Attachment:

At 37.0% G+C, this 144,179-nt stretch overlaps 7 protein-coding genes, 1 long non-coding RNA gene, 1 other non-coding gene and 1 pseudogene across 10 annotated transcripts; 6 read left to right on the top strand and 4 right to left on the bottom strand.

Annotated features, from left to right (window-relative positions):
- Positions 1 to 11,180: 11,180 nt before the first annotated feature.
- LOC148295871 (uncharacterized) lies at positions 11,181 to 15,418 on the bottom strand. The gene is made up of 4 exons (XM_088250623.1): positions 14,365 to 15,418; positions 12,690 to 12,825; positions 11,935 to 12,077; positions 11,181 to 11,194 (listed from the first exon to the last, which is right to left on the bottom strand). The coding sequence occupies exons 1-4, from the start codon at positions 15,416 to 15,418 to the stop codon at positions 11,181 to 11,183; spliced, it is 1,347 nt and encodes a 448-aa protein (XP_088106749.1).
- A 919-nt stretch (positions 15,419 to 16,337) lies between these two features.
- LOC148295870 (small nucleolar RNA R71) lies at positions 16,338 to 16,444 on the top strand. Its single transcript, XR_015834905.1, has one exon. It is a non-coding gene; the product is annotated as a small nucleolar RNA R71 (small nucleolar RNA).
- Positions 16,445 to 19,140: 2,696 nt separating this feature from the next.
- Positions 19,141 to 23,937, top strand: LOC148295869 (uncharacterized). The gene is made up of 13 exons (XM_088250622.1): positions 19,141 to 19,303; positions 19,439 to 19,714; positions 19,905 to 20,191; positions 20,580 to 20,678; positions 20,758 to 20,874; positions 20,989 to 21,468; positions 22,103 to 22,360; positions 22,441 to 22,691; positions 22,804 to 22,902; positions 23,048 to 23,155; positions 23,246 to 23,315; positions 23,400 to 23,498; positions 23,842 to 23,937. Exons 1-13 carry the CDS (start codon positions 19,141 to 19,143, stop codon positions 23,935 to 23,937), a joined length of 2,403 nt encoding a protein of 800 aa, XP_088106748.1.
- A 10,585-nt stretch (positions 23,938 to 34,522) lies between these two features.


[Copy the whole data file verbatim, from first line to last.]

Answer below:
At 37.0% G+C, this 144,179-nt stretch overlaps 7 protein-coding genes, 1 long non-coding RNA gene, 1 other non-coding gene and 1 pseudogene across 10 annotated transcripts; 6 read left to right on the top strand and 4 right to left on the bottom strand.

Annotated features, from left to right (window-relative positions):
- Positions 1 to 11,180: 11,180 nt before the first annotated feature.
- LOC148295871 (uncharacterized) lies at positions 11,181 to 15,418 on the bottom strand. The gene is made up of 4 exons (XM_088250623.1): positions 14,365 to 15,418; positions 12,690 to 12,825; positions 11,935 to 12,077; positions 11,181 to 11,194 (listed from the first exon to the last, which is right to left on the bottom strand). The coding sequence occupies exons 1-4, from the start codon at positions 15,416 to 15,418 to the stop codon at positions 11,181 to 11,183; spliced, it is 1,347 nt and encodes a 448-aa protein (XP_088106749.1).
- A 919-nt stretch (positions 15,419 to 16,337) lies between these two features.
- LOC148295870 (small nucleolar RNA R71) lies at positions 16,338 to 16,444 on the top strand. Its single transcript, XR_015834905.1, has one exon. It is a non-coding gene; the product is annotated as a small nucleolar RNA R71 (small nucleolar RNA).
- Positions 16,445 to 19,140: 2,696 nt separating this feature from the next.
- Positions 19,141 to 23,937, top strand: LOC148295869 (uncharacterized). The gene is made up of 13 exons (XM_088250622.1): positions 19,141 to 19,303; positions 19,439 to 19,714; positions 19,905 to 20,191; positions 20,580 to 20,678; positions 20,758 to 20,874; positions 20,989 to 21,468; positions 22,103 to 22,360; positions 22,441 to 22,691; positions 22,804 to 22,902; positions 23,048 to 23,155; positions 23,246 to 23,315; positions 23,400 to 23,498; positions 23,842 to 23,937. Exons 1-13 carry the CDS (start codon positions 19,141 to 19,143, stop codon positions 23,935 to 23,937), a joined length of 2,403 nt encoding a protein of 800 aa, XP_088106748.1.
- A 10,585-nt stretch (positions 23,938 to 34,522) lies between these two features.